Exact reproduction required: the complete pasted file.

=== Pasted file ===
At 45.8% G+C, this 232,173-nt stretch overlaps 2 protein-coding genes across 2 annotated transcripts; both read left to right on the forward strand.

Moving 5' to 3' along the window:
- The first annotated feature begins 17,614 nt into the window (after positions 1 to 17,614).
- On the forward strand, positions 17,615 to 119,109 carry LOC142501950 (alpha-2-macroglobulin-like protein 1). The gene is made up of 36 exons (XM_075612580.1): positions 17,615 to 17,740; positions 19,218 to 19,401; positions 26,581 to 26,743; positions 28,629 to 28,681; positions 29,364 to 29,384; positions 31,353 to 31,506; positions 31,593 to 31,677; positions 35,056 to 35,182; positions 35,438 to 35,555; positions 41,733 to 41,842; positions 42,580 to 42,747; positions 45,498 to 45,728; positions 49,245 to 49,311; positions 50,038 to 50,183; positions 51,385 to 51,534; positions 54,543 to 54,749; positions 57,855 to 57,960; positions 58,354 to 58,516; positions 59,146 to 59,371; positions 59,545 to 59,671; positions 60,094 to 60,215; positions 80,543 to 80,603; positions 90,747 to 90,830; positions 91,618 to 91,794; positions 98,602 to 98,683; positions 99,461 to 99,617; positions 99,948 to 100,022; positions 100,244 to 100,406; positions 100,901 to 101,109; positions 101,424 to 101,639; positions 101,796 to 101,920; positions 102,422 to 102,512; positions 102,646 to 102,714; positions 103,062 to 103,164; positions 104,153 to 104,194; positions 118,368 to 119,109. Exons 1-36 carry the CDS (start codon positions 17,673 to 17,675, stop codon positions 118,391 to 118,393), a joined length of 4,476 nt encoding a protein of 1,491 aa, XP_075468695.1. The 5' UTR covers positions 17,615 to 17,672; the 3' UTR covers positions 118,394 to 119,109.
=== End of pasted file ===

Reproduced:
At 45.8% G+C, this 232,173-nt stretch overlaps 2 protein-coding genes across 2 annotated transcripts; both read left to right on the forward strand.

Moving 5' to 3' along the window:
- The first annotated feature begins 17,614 nt into the window (after positions 1 to 17,614).
- On the forward strand, positions 17,615 to 119,109 carry LOC142501950 (alpha-2-macroglobulin-like protein 1). The gene is made up of 36 exons (XM_075612580.1): positions 17,615 to 17,740; positions 19,218 to 19,401; positions 26,581 to 26,743; positions 28,629 to 28,681; positions 29,364 to 29,384; positions 31,353 to 31,506; positions 31,593 to 31,677; positions 35,056 to 35,182; positions 35,438 to 35,555; positions 41,733 to 41,842; positions 42,580 to 42,747; positions 45,498 to 45,728; positions 49,245 to 49,311; positions 50,038 to 50,183; positions 51,385 to 51,534; positions 54,543 to 54,749; positions 57,855 to 57,960; positions 58,354 to 58,516; positions 59,146 to 59,371; positions 59,545 to 59,671; positions 60,094 to 60,215; positions 80,543 to 80,603; positions 90,747 to 90,830; positions 91,618 to 91,794; positions 98,602 to 98,683; positions 99,461 to 99,617; positions 99,948 to 100,022; positions 100,244 to 100,406; positions 100,901 to 101,109; positions 101,424 to 101,639; positions 101,796 to 101,920; positions 102,422 to 102,512; positions 102,646 to 102,714; positions 103,062 to 103,164; positions 104,153 to 104,194; positions 118,368 to 119,109. Exons 1-36 carry the CDS (start codon positions 17,673 to 17,675, stop codon positions 118,391 to 118,393), a joined length of 4,476 nt encoding a protein of 1,491 aa, XP_075468695.1. The 5' UTR covers positions 17,615 to 17,672; the 3' UTR covers positions 118,394 to 119,109.